Worksheet 2 - Writing a review Section1 – The Production You need to include information about the particular production that you saw Make sure you mention the full title of the play and the name of the playwright  the date, time and location of the place you saw this production name of the theatre company the name of the director  names of the main characters – and the actors too if youʼre going to talk about later in your review names of any other people who played an important part in the show – the designer, musicians, etc. If you don't know or can't remember any of this information check out the Theatre of Debate website were you will be able to find out. Section 2 – The Productionʼs Plot or Narrative Give a brief outline of the story and the main characters Do make sure that it is brief – up to 750 words. Did you find the story convincing? Which bits of the story worked best? Did any moments stir your emotions – made you laugh or feel sad or scared? How did you feel about the characters? What was the theme of the play, what questions do you think the production was asking the audience? What issues does the play confront. Did the production seem to try to send the audience a message or make a certain point? What was it? Did it hold the audienceʼs interest? At all times? How?  If not, why not? How was this production different from other productions you have seen? What did you think about the Debate?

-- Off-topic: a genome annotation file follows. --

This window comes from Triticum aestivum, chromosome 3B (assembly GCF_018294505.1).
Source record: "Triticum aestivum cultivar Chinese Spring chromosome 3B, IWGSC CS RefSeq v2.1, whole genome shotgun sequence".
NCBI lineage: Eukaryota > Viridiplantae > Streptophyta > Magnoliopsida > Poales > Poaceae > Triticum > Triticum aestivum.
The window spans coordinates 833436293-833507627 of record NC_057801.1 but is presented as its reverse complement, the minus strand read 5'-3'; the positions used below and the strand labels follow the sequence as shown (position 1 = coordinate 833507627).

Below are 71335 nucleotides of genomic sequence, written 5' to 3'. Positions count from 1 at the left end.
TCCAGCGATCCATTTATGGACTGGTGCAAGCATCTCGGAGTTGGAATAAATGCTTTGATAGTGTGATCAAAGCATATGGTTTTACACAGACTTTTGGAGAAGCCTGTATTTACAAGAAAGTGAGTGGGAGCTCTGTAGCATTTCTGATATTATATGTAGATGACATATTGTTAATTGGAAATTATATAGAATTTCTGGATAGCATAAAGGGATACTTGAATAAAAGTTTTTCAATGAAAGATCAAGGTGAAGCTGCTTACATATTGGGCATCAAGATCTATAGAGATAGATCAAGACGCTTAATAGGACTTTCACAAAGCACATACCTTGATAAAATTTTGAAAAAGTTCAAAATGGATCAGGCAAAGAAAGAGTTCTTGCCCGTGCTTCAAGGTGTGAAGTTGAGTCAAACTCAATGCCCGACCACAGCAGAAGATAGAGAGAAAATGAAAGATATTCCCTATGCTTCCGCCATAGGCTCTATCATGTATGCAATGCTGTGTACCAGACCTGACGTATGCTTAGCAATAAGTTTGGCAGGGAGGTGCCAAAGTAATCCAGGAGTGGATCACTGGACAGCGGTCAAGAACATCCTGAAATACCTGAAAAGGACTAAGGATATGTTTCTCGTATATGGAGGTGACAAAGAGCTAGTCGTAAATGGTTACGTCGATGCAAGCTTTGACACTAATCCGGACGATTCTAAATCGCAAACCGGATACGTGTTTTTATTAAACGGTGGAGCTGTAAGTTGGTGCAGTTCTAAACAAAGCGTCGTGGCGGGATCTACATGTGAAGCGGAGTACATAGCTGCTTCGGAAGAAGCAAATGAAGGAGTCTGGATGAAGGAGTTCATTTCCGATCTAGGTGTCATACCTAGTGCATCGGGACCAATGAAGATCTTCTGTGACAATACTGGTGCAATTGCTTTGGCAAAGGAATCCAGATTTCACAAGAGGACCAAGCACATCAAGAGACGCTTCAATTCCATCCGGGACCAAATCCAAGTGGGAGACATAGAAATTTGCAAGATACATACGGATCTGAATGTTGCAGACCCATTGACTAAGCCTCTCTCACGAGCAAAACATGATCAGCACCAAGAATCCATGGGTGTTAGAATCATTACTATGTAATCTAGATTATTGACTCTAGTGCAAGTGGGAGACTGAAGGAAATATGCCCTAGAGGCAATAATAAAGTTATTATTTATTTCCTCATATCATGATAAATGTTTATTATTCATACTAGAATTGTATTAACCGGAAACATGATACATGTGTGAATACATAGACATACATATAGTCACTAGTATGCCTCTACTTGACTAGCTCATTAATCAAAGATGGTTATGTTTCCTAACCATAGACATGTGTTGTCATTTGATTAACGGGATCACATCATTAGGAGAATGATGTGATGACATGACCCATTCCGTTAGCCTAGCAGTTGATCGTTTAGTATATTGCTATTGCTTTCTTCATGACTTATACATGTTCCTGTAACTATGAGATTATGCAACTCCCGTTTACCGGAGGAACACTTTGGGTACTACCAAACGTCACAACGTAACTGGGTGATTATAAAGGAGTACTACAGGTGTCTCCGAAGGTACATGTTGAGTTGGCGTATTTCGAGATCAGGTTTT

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Section 3 – The Technical Stuff (Set, the music, the costumes etc…) Describe the setting or main features of scenery. Did the set add something extra to the play? Some sets are very elaborate whereas others seem little more than a bare stage. How appropriate was this particular set to the production you saw and to the space it was being performed in?  Did anything about the set particularly catch your eye? Discuss the interaction of the design and the performers. Some sets can free up actors on stage and give them areas to play on or with. Some sets may limit the performances of actors instead. This is especially important if a set has doors, levels, rakes or items of scenery that are flown in from above. Mention any obvious soundtrack, special effects or music. How was sound used in the production? Did a soundtrack add to or create setting, mood or atmosphere? Was there any music? Did the production choices add to your understanding or enjoyment? If so, when and how? Include other important aspects of design: What did you think about the costumes or props? Did they help actors in their performance? Did they help to express the characters or themes of the production? Did any actor excel in using them to show you what kind of person they are? Did the costumes suit the characters? Section 4 – The Acting and Performances Comment on important characters How did you rate the actors? Describe voice and movement choices How did the actors use their bodies to show the characters they played and how they felt? Describe character interaction Did any actors use particular movements to express feelings or status to other actors? What things did the actors do that particularly impressed you? Give examples of good and bad things about voice, gesture and movement throughout the play.